water. Now, sir, I thinking the horse had had some quality<208>
that he would not have me know of, what did I but rid<209> him
into a great river? and when I came just in the midst, my horse
vanished away, and I sate straddling upon a bottle of hay.
ALL. O, brave doctor!
HORSE-COURSER. But you shall hear how bravely I served him for
it. I went me home to his house, and there I found him asleep.
I kept a hallooing and whooping in his ears; but all could not
wake him. I, seeing that, took him by the leg, and never rested
pulling till I had pulled me his leg quite off; and now 'tis at
home in mine hostry.
ROBIN. And has the doctor but one leg, then? that's excellent;
for one of his devils turned me into the likeness of an ape's face.
CARTER. Some more drink, hostess!
ROBIN. Hark you, we'll into another room and drink a while, and
then we'll go seek out the doctor.
Enter the DUKE OF VANHOLT, his DUCHESS, FAUSTUS, MEPHISTOPHILIS,
DUKE. Thanks, Master Doctor, for these pleasant sights; nor know
I how sufficiently to recompense your great deserts in erecting
that enchanted castle in the air,<210> the sight whereof so
delighted<211> me as nothing in the world could please me more.
FAUSTUS. I do think myself, my good lord, highly recompensed in
that it pleaseth<212> your grace to think but well of that which
Faustus hath performed.--But, gracious lady, it may be that you
have taken no pleasure in those sights; therefore, I pray you
tell me, what is the thing you most desire to have; be it in the
world, it shall be yours: I have heard that great-bellied women
do long for things are rare and dainty.
DUCHESS. True, Master Doctor; and, since I find you so kind,
I will make known unto you what my heart desires to have; and,
were it now summer, as it is January, a dead time of the winter,
I would request no better meat than a dish of ripe grapes.
FAUSTUS. This is but a small matter.--Go, Mephistophilis; away!
Madam, I will do more than this for your content.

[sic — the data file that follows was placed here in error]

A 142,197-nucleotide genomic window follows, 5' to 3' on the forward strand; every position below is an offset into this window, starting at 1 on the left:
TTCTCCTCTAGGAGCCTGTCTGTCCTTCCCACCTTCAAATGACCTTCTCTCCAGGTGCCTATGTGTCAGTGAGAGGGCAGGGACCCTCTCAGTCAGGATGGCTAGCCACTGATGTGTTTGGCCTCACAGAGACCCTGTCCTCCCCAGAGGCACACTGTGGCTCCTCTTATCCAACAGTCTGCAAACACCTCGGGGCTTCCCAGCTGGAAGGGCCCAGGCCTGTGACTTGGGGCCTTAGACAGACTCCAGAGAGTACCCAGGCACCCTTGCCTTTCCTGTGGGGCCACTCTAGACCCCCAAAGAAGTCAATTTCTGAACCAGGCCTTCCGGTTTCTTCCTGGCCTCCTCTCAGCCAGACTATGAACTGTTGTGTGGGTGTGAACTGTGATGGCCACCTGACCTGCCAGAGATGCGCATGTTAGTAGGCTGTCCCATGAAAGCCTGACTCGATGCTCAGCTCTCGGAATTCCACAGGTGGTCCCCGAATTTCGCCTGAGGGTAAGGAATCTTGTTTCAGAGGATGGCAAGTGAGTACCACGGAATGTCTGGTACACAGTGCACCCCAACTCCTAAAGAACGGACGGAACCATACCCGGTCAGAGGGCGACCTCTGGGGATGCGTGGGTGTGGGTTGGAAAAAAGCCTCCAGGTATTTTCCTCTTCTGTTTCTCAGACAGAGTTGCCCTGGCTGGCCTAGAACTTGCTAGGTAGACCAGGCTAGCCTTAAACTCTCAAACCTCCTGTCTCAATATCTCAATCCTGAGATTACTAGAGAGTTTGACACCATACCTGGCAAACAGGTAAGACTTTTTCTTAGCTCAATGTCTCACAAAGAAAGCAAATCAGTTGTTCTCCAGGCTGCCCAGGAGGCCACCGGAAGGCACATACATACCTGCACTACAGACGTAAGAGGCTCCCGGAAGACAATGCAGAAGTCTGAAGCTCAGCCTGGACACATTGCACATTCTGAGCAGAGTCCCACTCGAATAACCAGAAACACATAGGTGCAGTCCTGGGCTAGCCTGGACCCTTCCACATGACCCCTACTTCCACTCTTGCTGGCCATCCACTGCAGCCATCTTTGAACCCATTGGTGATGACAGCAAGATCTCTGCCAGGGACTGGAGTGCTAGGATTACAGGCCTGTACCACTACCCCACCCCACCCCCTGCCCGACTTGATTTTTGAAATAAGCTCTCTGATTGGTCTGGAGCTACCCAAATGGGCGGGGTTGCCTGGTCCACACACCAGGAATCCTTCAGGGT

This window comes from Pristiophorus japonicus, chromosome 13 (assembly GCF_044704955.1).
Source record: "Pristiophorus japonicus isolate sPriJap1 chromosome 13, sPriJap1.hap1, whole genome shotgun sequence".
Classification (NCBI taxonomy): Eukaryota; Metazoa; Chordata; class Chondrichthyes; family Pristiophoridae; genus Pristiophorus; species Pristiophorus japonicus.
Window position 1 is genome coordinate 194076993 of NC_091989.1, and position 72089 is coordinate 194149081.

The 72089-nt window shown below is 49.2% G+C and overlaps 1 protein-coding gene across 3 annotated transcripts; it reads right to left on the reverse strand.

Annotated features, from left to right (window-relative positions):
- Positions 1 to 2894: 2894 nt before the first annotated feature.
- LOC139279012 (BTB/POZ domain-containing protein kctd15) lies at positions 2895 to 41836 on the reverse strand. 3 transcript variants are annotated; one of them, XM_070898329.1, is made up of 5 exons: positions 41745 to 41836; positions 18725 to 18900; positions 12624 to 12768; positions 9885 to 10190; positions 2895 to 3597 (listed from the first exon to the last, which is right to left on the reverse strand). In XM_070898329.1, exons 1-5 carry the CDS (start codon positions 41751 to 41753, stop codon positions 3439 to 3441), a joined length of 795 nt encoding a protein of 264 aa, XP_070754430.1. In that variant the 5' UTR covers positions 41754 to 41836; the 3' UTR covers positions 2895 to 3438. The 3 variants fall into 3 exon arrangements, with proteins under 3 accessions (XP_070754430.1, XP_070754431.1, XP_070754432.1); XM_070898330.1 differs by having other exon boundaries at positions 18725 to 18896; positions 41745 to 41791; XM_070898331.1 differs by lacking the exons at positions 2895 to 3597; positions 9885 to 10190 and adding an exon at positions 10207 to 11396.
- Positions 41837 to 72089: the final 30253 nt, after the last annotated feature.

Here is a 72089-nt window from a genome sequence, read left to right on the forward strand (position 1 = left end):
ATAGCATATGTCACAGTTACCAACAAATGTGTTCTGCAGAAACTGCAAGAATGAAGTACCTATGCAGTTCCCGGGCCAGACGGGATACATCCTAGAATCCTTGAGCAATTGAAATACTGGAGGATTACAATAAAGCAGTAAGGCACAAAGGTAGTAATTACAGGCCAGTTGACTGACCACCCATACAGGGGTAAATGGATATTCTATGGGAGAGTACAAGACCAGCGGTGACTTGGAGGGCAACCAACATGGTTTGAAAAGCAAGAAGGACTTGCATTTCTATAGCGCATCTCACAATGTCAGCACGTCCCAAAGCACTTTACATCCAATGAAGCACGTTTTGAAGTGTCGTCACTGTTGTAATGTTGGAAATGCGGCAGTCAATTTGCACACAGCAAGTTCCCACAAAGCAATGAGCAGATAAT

Re-Enter MEPHISTOPHILIS with grapes.
Here now, taste you these: they should be good, for they come<213>
from a far country, I can tell you.
DUKE. This makes me wonder more than all the rest, that at this
time of the year, when every tree is barren of his fruit, from
whence you had these ripe grapes.<214>
FAUSTUS. Please it your grace, the year is divided into two
circles over the whole world; so that, when it is winter with
us, in the contrary circle it is likewise summer with them, as
in India, Saba, and such countries that lie far east, where
they have fruit twice a-year; from whence, by means of a swift
spirit that I have, I had these grapes brought, as you see.
DUCHESS. And, trust me, they are the sweetest grapes that e'er
[The CLOWNS bounce<215> at the gate, within.]
DUKE. What rude disturbers have we at the gate?
Go, pacify their fury, set it ope,
And then demand of them what they would have.
[They knock again, and call out to talk with FAUSTUS.]
SERVANT. Why, how now, masters! what a coil is there!
What is the reason you disturb the Duke?
DICK [within]. We have no reason for it; therefore a fig for him!
SERVANT. Why, saucy varlets, dare you be so bold?
HORSE-COURSER [within]. I hope, sir, we have wit enough to be
more bold than welcome.
SERVANT. It appears so: pray, be bold elsewhere, and trouble
not the Duke.
DUKE. What would they have?
SERVANT. They all cry out to speak with Doctor Faustus.
CARTER [within]. Ay, and we will speak with him.
DUKE. Will you, sir?--Commit the rascals.
DICK [within]. Commit with us! he were as good commit with his
father as commit with us.
FAUSTUS. I do beseech your grace, let them come in;
They are good subject for<216> a merriment.
DUKE. Do as thou wilt, Faustus; I give thee leave.
FAUSTUS. I thank your grace.
Enter ROBIN, DICK, CARTER, and HORSE-COURSER.
Why, how now, my good friends!
Faith, you are too outrageous: but, come near;
I have procur'd your pardons:<217> welcome, all.
ROBIN. Nay, sir, we will be welcome for our money, and we will
pay for what we take.--What, ho! give's half a dozen of beer here,
and be hanged!
FAUSTUS. Nay, hark you; can you tell me<218> where you are?
CARTER. Ay, marry, can I; we are under heaven.
SERVANT. Ay; but, Sir Saucebox, know you in what place?
HORSE-COURSER. Ay, ay, the house is good enough to drink in.
--Zouns, fill us some beer, or we'll break all the barrels in
the house, and dash out all your brains with your bottles!
FAUSTUS. Be not so furious: come, you shall have beer.--
My lord, beseech you give me leave a while;
I'll gage my credit 'twill content your grace.
DUKE. With all my heart, kind doctor; please thyself;
Our servants and our court's at thy command.
FAUSTUS. I humbly thank your grace.--Then fetch some beer.
HORSE-COURSER. Ay, marry, there spake<219> a doctor, indeed!
and, faith, I'll drink a health to thy wooden leg for that word.
FAUSTUS. My wooden leg! what dost thou mean by that?
CARTER. Ha, ha, ha!--Dost hear him,<220> Dick? he has forgot his
HORSE-COURSER. Ay, ay, he does not stand much upon that.
FAUSTUS. No, faith; not much upon a wooden leg.
CARTER. Good Lord, that flesh and blood should be so frail with
your worship! Do not you remember a horse-courser you sold a
FAUSTUS. Yes, I remember I sold one a horse.